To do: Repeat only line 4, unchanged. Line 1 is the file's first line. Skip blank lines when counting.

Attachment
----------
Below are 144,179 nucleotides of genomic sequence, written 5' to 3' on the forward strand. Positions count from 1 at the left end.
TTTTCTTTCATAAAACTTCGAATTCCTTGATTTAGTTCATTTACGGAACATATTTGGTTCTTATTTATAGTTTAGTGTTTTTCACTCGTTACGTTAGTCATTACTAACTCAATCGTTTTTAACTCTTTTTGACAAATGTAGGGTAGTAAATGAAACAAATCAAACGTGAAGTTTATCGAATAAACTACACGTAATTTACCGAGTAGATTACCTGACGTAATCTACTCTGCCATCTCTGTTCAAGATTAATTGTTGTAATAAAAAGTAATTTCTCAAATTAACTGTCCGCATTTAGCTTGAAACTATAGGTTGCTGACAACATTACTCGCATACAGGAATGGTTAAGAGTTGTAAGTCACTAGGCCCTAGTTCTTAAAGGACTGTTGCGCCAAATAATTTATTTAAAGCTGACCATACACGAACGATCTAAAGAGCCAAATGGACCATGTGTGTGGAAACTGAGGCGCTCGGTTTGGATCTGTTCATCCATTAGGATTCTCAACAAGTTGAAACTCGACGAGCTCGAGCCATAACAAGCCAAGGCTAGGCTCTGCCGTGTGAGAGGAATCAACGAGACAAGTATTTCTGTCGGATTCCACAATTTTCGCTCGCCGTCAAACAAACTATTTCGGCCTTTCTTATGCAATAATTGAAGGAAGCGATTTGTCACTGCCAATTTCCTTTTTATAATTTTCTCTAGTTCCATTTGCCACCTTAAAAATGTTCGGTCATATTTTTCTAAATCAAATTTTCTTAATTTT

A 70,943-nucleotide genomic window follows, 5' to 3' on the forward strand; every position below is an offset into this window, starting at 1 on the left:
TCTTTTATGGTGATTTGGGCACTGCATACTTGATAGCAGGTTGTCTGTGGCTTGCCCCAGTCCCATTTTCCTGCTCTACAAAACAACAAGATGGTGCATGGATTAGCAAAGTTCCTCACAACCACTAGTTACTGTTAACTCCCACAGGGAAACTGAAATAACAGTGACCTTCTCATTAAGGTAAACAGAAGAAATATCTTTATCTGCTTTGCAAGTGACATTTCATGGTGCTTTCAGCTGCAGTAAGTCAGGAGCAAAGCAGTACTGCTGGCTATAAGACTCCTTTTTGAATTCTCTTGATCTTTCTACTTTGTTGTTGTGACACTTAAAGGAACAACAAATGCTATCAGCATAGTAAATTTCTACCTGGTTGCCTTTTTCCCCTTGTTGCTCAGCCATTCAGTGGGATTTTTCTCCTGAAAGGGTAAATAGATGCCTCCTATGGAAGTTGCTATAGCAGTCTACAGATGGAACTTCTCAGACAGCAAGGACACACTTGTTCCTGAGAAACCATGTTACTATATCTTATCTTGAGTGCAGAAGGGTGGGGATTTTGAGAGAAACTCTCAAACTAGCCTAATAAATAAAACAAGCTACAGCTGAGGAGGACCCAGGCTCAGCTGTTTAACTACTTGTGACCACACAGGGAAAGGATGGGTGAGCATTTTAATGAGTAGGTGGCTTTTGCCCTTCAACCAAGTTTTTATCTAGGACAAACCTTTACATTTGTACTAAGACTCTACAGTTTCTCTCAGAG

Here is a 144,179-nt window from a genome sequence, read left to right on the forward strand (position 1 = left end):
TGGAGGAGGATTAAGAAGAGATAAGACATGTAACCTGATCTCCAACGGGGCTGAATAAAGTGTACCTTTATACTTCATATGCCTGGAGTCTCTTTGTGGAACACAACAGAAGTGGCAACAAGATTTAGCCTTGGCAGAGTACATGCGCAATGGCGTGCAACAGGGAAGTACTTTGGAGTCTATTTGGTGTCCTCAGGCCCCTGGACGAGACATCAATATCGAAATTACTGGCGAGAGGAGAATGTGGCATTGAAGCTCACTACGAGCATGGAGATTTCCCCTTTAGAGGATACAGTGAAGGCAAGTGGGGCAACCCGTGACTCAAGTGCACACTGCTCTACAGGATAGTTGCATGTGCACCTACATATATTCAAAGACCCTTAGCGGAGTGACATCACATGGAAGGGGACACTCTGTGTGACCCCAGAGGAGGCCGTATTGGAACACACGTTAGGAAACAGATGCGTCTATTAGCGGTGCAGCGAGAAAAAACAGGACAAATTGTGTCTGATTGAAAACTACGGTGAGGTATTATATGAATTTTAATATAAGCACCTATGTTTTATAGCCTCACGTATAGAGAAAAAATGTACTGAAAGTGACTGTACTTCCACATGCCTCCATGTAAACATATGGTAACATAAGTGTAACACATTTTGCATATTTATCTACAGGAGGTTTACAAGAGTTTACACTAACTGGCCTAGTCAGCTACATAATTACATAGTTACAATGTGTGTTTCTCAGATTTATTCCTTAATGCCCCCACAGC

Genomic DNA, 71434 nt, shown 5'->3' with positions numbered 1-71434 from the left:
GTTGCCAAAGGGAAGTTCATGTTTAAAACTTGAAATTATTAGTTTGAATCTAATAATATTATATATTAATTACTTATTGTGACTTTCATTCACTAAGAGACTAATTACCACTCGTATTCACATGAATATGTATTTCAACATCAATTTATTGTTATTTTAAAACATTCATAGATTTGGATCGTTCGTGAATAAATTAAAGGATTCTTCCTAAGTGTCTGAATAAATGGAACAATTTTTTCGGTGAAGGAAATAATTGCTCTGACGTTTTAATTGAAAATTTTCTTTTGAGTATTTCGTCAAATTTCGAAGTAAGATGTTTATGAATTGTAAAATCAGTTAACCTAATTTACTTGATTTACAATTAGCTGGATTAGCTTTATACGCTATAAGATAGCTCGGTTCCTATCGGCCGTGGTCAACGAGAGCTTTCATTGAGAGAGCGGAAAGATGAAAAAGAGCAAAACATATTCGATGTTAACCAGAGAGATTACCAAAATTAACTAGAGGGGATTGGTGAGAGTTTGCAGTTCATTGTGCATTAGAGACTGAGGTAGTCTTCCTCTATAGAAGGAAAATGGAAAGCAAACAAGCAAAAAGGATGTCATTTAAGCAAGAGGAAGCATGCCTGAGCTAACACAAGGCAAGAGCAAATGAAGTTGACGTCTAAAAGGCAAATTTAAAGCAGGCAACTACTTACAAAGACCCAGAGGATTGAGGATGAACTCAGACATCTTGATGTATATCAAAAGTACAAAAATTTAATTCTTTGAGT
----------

TCTTTTATGGTGATTTGGGCACTGCATACTTGATAGCAGGTTGTCTGTGGCTTGCCCCAGTCCCATTTTCCTGCTCTACAAAACAACAAGATGGTGCATGGATTAGCAAAGTTCCTCACAACCACTAGTTACTGTTAACTCCCACAGGGAAACTGAAATAACAGTGACCTTCTCATTAAGGTAAACAGAAGAAATATCTTTATCTGCTTTGCAAGTGACATTTCATGGTGCTTTCAGCTGCAGTAAGTCAGGAGCAAAGCAGTACTGCTGGCTATAAGACTCCTTTTTGAATTCTCTTGATCTTTCTACTTTGTTGTTGTGACACTTAAAGGAACAACAAATGCTATCAGCATAGTAAATTTCTACCTGGTTGCCTTTTTCCCCTTGTTGCTCAGCCATTCAGTGGGATTTTTCTCCTGAAAGGGTAAATAGATGCCTCCTATGGAAGTTGCTATAGCAGTCTACAGATGGAACTTCTCAGACAGCAAGGACACACTTGTTCCTGAGAAACCATGTTACTATATCTTATCTTGAGTGCAGAAGGGTGGGGATTTTGAGAGAAACTCTCAAACTAGCCTAATAAATAAAACAAGCTACAGCTGAGGAGGACCCAGGCTCAGCTGTTTAACTACTTGTGACCACACAGGGAAAGGATGGGTGAGCATTTTAATGAGTAGGTGGCTTTTGCCCTTCAACCAAGTTTTTATCTAGGACAAACCTTTACATTTGTACTAAGACTCTACAGTTTCTCTCAGAG